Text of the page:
But for now, I would just enjoy her. Enjoy touching her, smelling her, watching her; because now that she was improving, I could finally do what I'd been trying to accomplish for the last hour; calm down.
Being calm was good. The wolf had finally stilled – somewhat – letting me phase back and sit with Thea in my lap instead of circling around her. Which was good – not just because I could watch her more carefully now, seeing the colour slowly return to her skin – but because her body leaning into my chest, her head fitting just below my chin as she curled into me, was far more satisfying than it should be.
And it only got better, because with a soft exhale, she finally spoke.
'Jake.' It was the quietest whisper, but the effect it had on me was far from small. My name. She was saying my name. And the way she said it; not just as the first thing on her mind, but with need; even though she was passed out in my arms, the wolf couldn't help but rumble with contentment. It just sounded so good coming off her lips; so good that for a moment, it didn't register that her speaking meant she was waking up. But she was moving now, her face turning into my collarbone as she breathed out; until she was suddenly inhaling with a gasp, her body jolting as her head flicked upwards and her eyes flew open.
For a moment, she just stared at me, her lips parted as she did so. I stared back, watching her closely; for a second, I had felt a sliver of panic through the imprint, and the tense set of her shoulders was worrying. But the small spark of fear was gone now, taken over by a far stronger sense of relief and recognition.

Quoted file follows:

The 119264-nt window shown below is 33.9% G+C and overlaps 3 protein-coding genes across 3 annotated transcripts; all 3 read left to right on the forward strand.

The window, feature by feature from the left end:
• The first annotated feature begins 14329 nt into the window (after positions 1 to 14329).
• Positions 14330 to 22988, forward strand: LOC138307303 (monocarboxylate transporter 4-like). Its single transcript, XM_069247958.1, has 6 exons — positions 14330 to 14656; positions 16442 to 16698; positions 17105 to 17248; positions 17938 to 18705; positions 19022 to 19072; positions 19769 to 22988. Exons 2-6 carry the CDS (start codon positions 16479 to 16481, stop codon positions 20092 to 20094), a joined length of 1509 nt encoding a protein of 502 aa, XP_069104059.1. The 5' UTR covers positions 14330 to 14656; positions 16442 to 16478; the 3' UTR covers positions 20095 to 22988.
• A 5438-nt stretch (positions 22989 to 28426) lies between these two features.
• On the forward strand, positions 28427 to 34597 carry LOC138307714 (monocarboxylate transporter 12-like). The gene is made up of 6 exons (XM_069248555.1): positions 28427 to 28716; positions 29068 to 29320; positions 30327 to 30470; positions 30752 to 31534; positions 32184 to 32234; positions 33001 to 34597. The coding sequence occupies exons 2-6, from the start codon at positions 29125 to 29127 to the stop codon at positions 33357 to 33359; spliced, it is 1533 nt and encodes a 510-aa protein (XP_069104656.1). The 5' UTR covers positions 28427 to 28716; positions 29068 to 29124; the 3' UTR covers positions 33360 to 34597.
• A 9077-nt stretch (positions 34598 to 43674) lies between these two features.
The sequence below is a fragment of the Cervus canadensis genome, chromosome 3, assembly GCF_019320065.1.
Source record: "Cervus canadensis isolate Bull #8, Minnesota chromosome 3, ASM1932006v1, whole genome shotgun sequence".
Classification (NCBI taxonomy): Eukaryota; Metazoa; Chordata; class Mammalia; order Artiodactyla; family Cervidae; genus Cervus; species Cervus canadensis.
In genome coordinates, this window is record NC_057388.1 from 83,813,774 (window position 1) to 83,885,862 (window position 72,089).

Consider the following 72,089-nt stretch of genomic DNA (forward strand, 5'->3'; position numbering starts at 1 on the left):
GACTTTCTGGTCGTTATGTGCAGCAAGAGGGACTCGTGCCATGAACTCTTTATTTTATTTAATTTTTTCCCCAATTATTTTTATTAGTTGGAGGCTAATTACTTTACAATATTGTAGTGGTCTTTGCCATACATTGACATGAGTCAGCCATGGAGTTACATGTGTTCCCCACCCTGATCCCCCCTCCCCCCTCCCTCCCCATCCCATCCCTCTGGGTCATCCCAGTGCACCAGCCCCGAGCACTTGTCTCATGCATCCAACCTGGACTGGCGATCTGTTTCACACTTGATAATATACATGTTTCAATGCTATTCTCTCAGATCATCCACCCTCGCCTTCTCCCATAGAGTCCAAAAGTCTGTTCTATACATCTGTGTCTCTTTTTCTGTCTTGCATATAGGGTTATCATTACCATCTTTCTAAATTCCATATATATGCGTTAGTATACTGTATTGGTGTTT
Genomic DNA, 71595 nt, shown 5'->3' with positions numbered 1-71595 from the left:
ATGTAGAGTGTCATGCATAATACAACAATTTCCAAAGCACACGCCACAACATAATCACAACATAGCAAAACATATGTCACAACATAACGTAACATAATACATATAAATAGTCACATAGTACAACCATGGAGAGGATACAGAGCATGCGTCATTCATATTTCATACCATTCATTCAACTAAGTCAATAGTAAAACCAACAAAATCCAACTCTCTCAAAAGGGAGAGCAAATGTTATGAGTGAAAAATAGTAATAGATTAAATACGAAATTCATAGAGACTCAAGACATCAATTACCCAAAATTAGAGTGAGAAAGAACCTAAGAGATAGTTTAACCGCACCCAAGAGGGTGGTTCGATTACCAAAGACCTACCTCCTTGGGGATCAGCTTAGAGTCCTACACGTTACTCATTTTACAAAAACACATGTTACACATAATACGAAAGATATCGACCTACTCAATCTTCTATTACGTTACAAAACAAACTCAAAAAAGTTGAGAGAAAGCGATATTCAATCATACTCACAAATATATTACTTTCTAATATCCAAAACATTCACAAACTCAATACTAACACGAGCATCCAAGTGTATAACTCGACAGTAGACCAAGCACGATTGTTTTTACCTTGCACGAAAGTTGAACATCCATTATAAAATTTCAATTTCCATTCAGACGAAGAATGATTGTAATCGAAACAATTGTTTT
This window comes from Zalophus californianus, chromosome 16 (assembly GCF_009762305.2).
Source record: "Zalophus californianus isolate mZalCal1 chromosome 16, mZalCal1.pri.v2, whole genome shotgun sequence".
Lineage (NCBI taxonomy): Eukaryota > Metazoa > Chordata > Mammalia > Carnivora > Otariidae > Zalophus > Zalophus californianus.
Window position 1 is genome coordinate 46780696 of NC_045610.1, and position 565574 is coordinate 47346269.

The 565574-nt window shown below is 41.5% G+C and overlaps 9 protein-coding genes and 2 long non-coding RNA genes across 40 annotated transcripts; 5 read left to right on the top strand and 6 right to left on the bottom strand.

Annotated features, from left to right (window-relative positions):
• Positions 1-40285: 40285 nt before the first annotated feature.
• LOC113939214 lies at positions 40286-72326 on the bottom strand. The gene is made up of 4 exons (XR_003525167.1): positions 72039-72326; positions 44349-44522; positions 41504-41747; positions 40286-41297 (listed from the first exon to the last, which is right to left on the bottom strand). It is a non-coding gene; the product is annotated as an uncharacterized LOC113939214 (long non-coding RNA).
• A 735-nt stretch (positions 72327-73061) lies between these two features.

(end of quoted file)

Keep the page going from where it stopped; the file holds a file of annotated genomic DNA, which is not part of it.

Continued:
'Jake.' Another second of staring passed, her relief-filled voice rolling over me. And then, without warning, she was collapsing against me. She threw her arms around my shoulders as she crumpled, her face burying in the crook of my neck as she let out a whimper.
'Thank god you found me.' She mumbled breathlessly into my skin, relief making her voice thick as she melted against me. I couldn't help but smile softly as I tightened my arm around her waist, breathing in the smell of her hair as I enjoyed the moment; she was glad to see me. And god, it felt good to be wanted, needed; especially by her. But at the same time, I couldn't help but worry; because her relief was so strong, it made me wonder what exactly had happened that she felt that way.
I inhaled Jake's wonderful scent as I clutched at him, pressing my face into his shoulder as I soaked up his warmth, the heat fierce against my cold skin. I wondered if he knew the reason I was collapsed against him; not just because I wanted to – though I did – but because I didn't have the strength to do otherwise. I didn't know how I'd sat up so abruptly when I'd first woken, because at the moment I felt so drained and weak I could barely even lift my head to look at him; though I managed it, with Jake's help. His hand trailed up my cheek to slip through my hair as he looked at me carefully, his voice soft as he spoke.
'How do you feel?' The worry in his words matched his expression, mingling strangely with his touch of happiness in his face; he was happy to see me. And I; I was so, so happy to see him. Happy to see anything, to be alive to see at all; a thought that was equal parts relieving and saddening.
'Cold.' My voice was faint as I replied. 'Weak.' Jake's hand on my hip tensed, and I wondered if he meant it to. His slight smile was fading now, his gaze strengthening.
'I'm just glad you're awake.' He said, and I smiled softly, letting my eyes fall closed for a beat.
'Me too.' I breathed.
'Thea.' Jake's voice was sharp, making my eyes fly open. His eyes were dark with worry, and he shifted forward slightly so that we were closer. 'You're not going to faint on me, are you?'